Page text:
Sandra Wright 

Thunder Bay, Ontario, Canada

There is NO way that the preservers of purebred dogs (AKC and/or CKC) should be promoting mixed breed/designer dogs. To me, this just gives “greeders” the encouragement and validation to continue with their very profitable mutt-breeding operations.  


Renee Schulte

Clyde, Michigan

With the overwhelming population of unwanted dogs, it is a GREAT responsibility to be a breeder of purebred dogs. Breeders invest a lifetime in researching health, longevity, structure, temperament, etc., along with interviewing interested buyers. AKC represents purebred dogs. There is absolutely NO REASON to cross-breed dogs.   


Bob and Sally Futh

Washington, Connecticut

Pretty stupid on the part of some marketing “expert”!


Karen Mull

Lititz, Pennsylvania

I think this is horrible. In the year that the AKC was supposedly acknowledging the “breeders” of purebred dogs, this is a slap in the face. I wouldn’t be offended if they just listed them as they truly are – as All-American dogs or mutts – but to support “Doodles” is unforgivable. Even the gentleman who started the Doodle craze wishes he hadn’t. What does that say? Again, I am disappointed in the AKC’s actions.


Sheri Grossman

King of Prussia, Pennsylvania

I absolutely agree that the AKC Museum should stick to their mission statement, focus on, and only sell items representing purebred dogs. “When it comes to rare or unusual dog breeds, our diverse selection is the very best!” is a LIE, considering that they have very few rare-breed items available. For my breed, Hungarian Puli, they have one item, and it is a Christmas ornament. In the stuffed-toy section where the Poodle mutt toys are, there are very few breeds represented at all.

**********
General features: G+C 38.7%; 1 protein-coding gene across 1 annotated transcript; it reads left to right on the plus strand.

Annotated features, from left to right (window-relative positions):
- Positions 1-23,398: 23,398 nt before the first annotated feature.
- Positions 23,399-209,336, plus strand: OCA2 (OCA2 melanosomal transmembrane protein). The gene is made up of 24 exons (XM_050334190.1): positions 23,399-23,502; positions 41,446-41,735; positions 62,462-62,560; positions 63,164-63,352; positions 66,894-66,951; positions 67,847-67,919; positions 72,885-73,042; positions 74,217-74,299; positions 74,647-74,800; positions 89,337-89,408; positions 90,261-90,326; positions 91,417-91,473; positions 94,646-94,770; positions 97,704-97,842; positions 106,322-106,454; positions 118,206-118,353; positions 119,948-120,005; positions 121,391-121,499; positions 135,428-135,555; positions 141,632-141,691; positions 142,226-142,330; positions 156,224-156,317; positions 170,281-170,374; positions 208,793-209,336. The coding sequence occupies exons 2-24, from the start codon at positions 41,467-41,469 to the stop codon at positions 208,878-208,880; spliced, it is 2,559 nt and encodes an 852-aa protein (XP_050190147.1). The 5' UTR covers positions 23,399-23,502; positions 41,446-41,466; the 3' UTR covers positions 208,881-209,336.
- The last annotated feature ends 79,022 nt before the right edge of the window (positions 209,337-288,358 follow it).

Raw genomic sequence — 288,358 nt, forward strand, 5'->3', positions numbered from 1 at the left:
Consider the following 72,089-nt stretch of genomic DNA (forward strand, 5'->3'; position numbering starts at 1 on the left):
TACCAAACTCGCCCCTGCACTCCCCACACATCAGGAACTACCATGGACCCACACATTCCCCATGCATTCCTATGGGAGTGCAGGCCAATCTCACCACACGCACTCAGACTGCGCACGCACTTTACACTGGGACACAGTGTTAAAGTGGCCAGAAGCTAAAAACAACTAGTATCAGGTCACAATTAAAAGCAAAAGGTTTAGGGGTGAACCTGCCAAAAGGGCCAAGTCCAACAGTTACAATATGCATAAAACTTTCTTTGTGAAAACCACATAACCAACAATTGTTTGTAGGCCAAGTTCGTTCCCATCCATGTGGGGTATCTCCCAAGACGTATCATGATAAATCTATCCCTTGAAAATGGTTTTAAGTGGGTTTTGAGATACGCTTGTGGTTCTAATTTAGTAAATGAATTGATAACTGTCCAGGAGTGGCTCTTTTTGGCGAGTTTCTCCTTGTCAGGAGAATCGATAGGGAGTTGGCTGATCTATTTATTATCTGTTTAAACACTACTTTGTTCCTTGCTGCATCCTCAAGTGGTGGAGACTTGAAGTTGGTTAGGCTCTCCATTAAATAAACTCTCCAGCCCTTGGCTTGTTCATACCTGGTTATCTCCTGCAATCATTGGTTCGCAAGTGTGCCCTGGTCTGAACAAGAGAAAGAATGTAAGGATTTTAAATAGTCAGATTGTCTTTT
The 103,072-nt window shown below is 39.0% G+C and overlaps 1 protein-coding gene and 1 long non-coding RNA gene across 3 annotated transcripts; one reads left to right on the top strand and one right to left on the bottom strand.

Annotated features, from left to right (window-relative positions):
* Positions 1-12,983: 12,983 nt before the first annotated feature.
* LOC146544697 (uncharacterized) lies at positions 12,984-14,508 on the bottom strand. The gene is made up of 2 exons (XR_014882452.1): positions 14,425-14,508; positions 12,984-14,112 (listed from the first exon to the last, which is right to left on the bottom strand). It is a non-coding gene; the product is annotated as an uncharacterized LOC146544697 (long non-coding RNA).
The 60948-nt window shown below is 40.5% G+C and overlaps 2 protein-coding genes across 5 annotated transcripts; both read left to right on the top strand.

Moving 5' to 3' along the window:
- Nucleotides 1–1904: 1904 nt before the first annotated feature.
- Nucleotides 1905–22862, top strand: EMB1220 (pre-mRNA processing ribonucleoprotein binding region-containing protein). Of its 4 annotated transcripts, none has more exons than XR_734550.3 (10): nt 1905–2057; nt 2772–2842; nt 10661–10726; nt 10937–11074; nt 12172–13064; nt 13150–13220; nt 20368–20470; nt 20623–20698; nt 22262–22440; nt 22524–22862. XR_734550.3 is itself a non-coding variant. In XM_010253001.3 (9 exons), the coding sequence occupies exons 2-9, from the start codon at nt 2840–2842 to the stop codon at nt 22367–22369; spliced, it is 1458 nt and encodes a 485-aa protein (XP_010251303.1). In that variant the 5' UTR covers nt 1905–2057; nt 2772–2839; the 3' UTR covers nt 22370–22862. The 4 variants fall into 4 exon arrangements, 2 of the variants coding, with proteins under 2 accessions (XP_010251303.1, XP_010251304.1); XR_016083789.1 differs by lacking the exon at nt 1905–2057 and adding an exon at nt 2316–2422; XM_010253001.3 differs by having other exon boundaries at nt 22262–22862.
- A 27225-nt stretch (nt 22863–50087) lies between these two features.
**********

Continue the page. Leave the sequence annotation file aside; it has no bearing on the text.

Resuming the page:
Leslie Earl

Davis, California 

Unfortunately, it appears that AKC is even more transparent in its unstated but pre-eminent mission to enhance revenue. While I don’t object to non-single-breed dogs being able to compete in performance events, this has been the slippery slope to not only acknowledge but welcoming such dogs and owners elsewhere in AKC.  Promoting “Doodles” or other common (and often very expensive in real life!) mixed breeds in the AKC gift shop and elsewhere only undermines the stated AKC purpose of promoting purebred dogs. Those of us who are judges, exhibitors, breeders, owners and/or fanciers of AKC-registered purebred dogs do have recourse. We can vote by withholding our money for any such action and by loudly voicing our objections to AKC’s overreach against purebred dogs.